August 16, 2000 | Commentary on Foreign Aid and Development
WASHINGTON-Once the U.S. Senate returns from summer recess, it will reportedly waste no time in passing "permanent normal trade relations" with China, granting China the same low-tariff treatment that most U.S. trading partners enjoy.
For me, that means one thing-more arguments with my family. We normally get along just fine. But as a member of the "religious right," I'm expected to oppose PNTR for China because, my exasperated relatives explain, it will do nothing to address human rights violations there.
Do I really want to align myself with those who put profits over people? Should the Chinese government be rewarded for oppressing its citizens? I understand, because I used to feel the same way.
It's a position that at first glance makes sense. The Chinese want access to our markets. We want the persecution to stop. So we withhold trade rights until their human-rights record improves.
But is that the best course? I began to wonder after attending a lecture given by John Hulsman, a foreign policy analyst in Washington. He thinks granting China perma nent normal trade relations will help the Chinese people gain greater freedom, because closed societies that interact with open ones sooner or later become more open themselves.
I had always assumed supporters of permanent normal trade relations were lobbyists for business interests and that the groups advocating free trade with China were indeed putting "profits ahead of people."
While some undoubtedly fit this profile, I began to see that others genuinely believe human rights and free trade can be promoted simultaneously.
I contacted Focus on the Family, a Colorado-based group closely identified with the "religious right." They told me that engaging with China is poor policy and that it will remove our leverage to negotiate economic and social reform.
The Washington-based Family Research Council has a similar stance. Both groups suggest America withdraw from China until its human-rights record improves.
The problem with this "do-nothing" approach is that China is used to isolation. The Chinese were left alone for centuries, and it's only relatively recently that so much dialogue has gone on with the outside world. Other than to can help China become a freer society.
So is trade the answer? I researched the status of freedom in China since America started granting the nation annual trading privileges in 1995 and found things have actually improved since then.
Stephen Yates, a former Department of Defense analyst who also worked as a missionary in Taiwan, told me China has begun loosening the iron grip it has on its people. Public criticism of corrupt officials is increasingly tolerated. Legitimate free elections are being held in Chinese villages.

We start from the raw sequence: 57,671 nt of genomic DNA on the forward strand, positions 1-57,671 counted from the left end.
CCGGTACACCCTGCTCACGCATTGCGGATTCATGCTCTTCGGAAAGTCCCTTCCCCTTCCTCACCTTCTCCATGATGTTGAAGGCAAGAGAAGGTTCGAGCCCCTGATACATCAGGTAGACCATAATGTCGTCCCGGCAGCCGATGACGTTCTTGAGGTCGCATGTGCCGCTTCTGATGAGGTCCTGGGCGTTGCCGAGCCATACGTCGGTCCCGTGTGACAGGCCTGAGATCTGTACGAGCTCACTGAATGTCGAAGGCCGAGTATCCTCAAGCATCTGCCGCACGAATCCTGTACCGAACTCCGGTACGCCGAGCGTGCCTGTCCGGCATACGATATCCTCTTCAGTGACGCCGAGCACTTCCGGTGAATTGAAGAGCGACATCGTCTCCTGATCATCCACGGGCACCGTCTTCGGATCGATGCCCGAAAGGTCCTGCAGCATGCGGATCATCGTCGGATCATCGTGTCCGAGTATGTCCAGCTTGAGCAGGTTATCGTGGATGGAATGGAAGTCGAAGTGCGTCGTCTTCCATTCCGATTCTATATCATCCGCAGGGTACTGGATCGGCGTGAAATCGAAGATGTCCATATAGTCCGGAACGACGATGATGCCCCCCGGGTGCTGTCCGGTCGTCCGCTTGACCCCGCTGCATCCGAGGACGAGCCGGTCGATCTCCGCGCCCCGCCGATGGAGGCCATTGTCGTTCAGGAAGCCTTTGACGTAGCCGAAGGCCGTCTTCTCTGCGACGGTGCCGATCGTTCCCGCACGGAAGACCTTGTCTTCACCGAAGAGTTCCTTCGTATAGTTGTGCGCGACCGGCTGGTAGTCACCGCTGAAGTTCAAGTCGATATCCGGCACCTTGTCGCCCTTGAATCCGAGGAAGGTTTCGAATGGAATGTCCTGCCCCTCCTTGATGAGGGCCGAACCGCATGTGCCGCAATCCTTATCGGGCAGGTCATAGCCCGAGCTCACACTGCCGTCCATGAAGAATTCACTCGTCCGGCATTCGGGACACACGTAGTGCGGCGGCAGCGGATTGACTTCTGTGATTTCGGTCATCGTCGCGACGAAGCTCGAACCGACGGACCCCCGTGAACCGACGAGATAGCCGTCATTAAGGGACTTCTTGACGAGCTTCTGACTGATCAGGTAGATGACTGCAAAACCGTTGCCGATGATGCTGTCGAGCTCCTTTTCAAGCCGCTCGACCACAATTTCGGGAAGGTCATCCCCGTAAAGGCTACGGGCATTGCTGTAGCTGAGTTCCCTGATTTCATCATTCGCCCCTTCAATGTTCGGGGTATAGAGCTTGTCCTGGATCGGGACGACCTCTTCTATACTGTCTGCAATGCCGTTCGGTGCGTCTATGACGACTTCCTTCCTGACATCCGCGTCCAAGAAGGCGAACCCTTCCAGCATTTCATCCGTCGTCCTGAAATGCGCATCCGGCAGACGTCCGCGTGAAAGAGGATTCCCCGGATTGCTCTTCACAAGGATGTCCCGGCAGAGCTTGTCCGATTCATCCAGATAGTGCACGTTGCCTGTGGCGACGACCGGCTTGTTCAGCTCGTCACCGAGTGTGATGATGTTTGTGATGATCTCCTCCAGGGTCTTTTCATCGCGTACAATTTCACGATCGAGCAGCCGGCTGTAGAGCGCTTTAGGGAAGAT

Free religious worship is another matter, Yates said, "but government officials no longer impose atheism, and that's a big step for them." Sure, they can do more, a lot more. But the process has begun, "and that's not a flame we want to snuff out" by withdrawing.
China is by no means alone. South Korea has clearly demonstrated how the growth of economic freedom promotes civil rights. Today it's a bastion of religious and economic freedom that boasts a vibrant religious community.
How did a community ravaged by the Korean War become so prosperous? In the 1960s, the government adopted policies designed to attract foreign investment and strengthen export production.
Again we see that trade helps facilitate freedom. Despite its geographic and cultural ties to North Korea, perhaps the most repressed economy in the world, South Korea has managed to prosper and grow under a free market.
In North Korea, the government exercises complete political and social control. This shows the level of civil and political freedom in a country is determined more by economic freedom than by almost any other factor.
Granting China permanent normal trade relations won't directly fix a single human rights violation. But it is a true long-term solution that offers greater promise than a policy of non-engagement. A well-known Asian proverb says the journey of a thousand miles begins with one step. Granting China permanent normal trade relations is a step in the right direction.
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AARON JACKSON, a journalism major at the University of Maryland, is a former summer intern at The Heritage Foundation (www.heritage.org), a Washington-based public policy research institute.
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